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When Your Boss Is an Algorithm

Cathy Reisenwitz

In the New Inquiry Artist and Programmer, Sam Lavigne points out that we’re all working for free for machine learning algorithms. Worse than that, though, is that the nature of machine learning means that every time we interact with one of these algorithms we’re actually automating our own jobs out of existence. But describing this system as exploitative misses an important point, and the critique overlooks a more pertinent potential problem with working for machine learning algorithms.

Quick Intro to Machine Learning

...like, super quick. Machine learning allows computers to get better at doing things over time.

You teach Facebook's face recognition algorithm how to do its job better.It works like this: the computer does a thing. Let’s say it suggests a restaurant for you to try tonight. Maybe you make a reservation. In that case, if the computer had a back and an arm it would pat itself on the back. But it doesn’t so the machine does nothing. But maybe you click “next.” In that case, the computer makes a small adjustment to its recommendation engine. With enough recommendations and enough “book” and “nexts,” the computer gets better and better at recommending restaurants. To learn more, check out the first three or so chapters of The Master Algorithm.

A better example is Facebook’s photo tagging suggestions. When you upload a photo, Facebook guesses who is in it. When you click one of the names, nothing happens. But when you type in a different name, you’re teaching Facebook’s face recognition algorithm how to do its job better.

Exploitative or Nah?

Machine learning algorithms require human labor to improve. Humans have to say “yes” or “no,” or the algorithm doesn’t know when to adjust itself.

Some of this labor is paid. Lavigne used the example of Facebook’s new personal digital assistant service called M that “completes tasks and finds information on your behalf.” Every answer is generated by a machine but then checked by a person. Facebook pays humans to correct mistakes the machine makes.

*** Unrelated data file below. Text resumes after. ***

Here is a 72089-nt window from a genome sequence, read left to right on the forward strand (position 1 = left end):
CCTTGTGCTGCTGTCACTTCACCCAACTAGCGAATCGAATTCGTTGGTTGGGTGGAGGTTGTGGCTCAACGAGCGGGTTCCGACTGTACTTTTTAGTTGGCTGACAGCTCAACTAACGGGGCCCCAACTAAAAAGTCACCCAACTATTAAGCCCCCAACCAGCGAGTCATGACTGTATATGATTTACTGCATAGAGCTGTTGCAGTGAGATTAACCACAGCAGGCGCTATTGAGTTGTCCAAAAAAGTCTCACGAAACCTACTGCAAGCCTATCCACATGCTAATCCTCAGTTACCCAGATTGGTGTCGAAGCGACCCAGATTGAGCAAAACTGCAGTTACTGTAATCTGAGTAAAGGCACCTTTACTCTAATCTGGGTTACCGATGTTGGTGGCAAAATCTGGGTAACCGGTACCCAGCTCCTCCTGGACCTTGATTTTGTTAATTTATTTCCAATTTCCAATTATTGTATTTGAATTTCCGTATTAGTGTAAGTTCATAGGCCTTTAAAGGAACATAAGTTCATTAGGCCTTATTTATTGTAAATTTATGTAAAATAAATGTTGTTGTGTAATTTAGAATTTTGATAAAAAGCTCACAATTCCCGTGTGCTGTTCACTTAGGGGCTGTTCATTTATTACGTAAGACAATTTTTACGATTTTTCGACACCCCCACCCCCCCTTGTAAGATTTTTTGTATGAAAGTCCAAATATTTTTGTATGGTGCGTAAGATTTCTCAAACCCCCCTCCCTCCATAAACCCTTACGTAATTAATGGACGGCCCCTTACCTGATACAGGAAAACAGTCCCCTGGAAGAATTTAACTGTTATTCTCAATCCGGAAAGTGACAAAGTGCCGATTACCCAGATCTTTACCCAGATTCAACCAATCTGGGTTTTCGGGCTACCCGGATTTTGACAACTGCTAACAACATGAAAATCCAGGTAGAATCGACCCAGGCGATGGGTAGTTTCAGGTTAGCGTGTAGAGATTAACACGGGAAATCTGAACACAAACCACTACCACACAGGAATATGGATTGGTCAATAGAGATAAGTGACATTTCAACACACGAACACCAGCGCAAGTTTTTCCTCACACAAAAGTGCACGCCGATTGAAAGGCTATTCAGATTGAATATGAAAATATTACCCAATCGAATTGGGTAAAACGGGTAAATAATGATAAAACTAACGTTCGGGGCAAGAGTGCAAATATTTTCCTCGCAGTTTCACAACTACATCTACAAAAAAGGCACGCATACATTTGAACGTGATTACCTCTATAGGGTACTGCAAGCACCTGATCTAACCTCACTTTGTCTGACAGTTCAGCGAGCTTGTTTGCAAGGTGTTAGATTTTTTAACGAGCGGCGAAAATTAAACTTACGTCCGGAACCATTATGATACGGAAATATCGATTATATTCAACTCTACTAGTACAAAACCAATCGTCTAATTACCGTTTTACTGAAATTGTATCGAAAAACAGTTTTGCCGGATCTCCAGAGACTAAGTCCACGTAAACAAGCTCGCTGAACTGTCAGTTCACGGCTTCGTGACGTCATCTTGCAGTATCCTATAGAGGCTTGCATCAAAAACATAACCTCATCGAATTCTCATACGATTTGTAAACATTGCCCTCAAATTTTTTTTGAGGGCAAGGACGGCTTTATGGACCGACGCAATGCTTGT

The irony, as Lavigne points out, is that these workers are training their computer bosses to take over their jobs. But most of this labor is unpaid. You don’t get any money when you respond to Facebook’s photo tagging suggestions. Lavigne describes this relationship as exploitative because internet users aren’t getting paid for their contributions to companies’ bottom lines.

What Lavigne deftly recognizes is that today and going forward machine learning algorithms are the “means of production.” They are the capital, the machinery, the factories and the farms of the new economy. In the marketplace for online services, the companies with the best algorithms will prevail.

Of course, all paid labor is exploitative, not in the Marxian sense, but simply because the owners of the means of production depend on the value workers bring to the task, in return for which they are paid based on agreed-upon terms. This will be the case so long as scarcity exists. Unfortunately, scarcity means the best we can do is keep training algorithms until the cost of goods and services falls to near-zero.

Sure, Facebook isn’t paying you cash money to tag your photos. But it’s still paying you, in the form of a service you want. Photo hosting isn’t free. Facebook gives you, as far as I know, unlimited photo hosting and doesn’t charge you a dime. It doesn’t even force you to work for it. It just asks you if you’d like to help train its algorithm. It makes no sense to see getting a service, and being asked for labor, as any more exploitative than getting a service and being asked to pay for it. Facebook is paying its users, but instead of a paycheck, health insurance, and free snacks, it’s connecting us to our friends across the world.

The Better Critique